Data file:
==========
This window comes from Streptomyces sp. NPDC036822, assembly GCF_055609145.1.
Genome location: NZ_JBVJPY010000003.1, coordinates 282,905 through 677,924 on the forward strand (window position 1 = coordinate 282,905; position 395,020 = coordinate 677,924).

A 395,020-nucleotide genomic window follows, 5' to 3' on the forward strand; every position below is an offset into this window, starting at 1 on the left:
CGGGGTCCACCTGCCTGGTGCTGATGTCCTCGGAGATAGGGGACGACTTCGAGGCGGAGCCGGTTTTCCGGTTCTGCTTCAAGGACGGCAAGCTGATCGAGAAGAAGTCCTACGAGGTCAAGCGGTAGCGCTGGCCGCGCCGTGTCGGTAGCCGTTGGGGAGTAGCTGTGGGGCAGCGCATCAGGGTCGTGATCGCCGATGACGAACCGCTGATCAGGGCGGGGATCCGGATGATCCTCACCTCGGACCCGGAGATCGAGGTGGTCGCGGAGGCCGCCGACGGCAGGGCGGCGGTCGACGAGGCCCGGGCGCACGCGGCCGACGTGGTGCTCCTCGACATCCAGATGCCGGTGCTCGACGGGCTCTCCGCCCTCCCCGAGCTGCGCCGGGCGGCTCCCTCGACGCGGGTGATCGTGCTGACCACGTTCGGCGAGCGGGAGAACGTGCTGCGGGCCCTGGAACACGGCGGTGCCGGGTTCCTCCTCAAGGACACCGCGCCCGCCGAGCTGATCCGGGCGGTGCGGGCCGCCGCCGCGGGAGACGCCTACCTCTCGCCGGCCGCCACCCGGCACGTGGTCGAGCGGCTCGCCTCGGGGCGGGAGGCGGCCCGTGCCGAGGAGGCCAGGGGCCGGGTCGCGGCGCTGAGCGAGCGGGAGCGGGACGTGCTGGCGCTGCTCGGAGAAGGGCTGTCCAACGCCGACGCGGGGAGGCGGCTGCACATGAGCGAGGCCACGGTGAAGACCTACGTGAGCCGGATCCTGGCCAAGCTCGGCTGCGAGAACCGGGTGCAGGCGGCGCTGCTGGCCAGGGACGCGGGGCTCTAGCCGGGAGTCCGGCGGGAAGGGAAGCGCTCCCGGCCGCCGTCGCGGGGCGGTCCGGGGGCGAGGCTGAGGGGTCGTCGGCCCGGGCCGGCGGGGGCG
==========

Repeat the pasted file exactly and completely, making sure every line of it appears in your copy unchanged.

This window comes from Streptomyces sp. NPDC036822, assembly GCF_055609145.1.
Genome location: NZ_JBVJPY010000003.1, coordinates 282,905 through 677,924 on the forward strand (window position 1 = coordinate 282,905; position 395,020 = coordinate 677,924).

A 395,020-nucleotide genomic window follows, 5' to 3' on the forward strand; every position below is an offset into this window, starting at 1 on the left:
CGGGGTCCACCTGCCTGGTGCTGATGTCCTCGGAGATAGGGGACGACTTCGAGGCGGAGCCGGTTTTCCGGTTCTGCTTCAAGGACGGCAAGCTGATCGAGAAGAAGTCCTACGAGGTCAAGCGGTAGCGCTGGCCGCGCCGTGTCGGTAGCCGTTGGGGAGTAGCTGTGGGGCAGCGCATCAGGGTCGTGATCGCCGATGACGAACCGCTGATCAGGGCGGGGATCCGGATGATCCTCACCTCGGACCCGGAGATCGAGGTGGTCGCGGAGGCCGCCGACGGCAGGGCGGCGGTCGACGAGGCCCGGGCGCACGCGGCCGACGTGGTGCTCCTCGACATCCAGATGCCGGTGCTCGACGGGCTCTCCGCCCTCCCCGAGCTGCGCCGGGCGGCTCCCTCGACGCGGGTGATCGTGCTGACCACGTTCGGCGAGCGGGAGAACGTGCTGCGGGCCCTGGAACACGGCGGTGCCGGGTTCCTCCTCAAGGACACCGCGCCCGCCGAGCTGATCCGGGCGGTGCGGGCCGCCGCCGCGGGAGACGCCTACCTCTCGCCGGCCGCCACCCGGCACGTGGTCGAGCGGCTCGCCTCGGGGCGGGAGGCGGCCCGTGCCGAGGAGGCCAGGGGCCGGGTCGCGGCGCTGAGCGAGCGGGAGCGGGACGTGCTGGCGCTGCTCGGAGAAGGGCTGTCCAACGCCGACGCGGGGAGGCGGCTGCACATGAGCGAGGCCACGGTGAAGACCTACGTGAGCCGGATCCTGGCCAAGCTCGGCTGCGAGAACCGGGTGCAGGCGGCGCTGCTGGCCAGGGACGCGGGGCTCTAGCCGGGAGTCCGGCGGGAAGGGAAGCGCTCCCGGCCGCCGTCGCGGGGCGGTCCGGGGGCGAGGCTGAGGGGTCGTCGGCCCGGGCCGGCGGGGGCG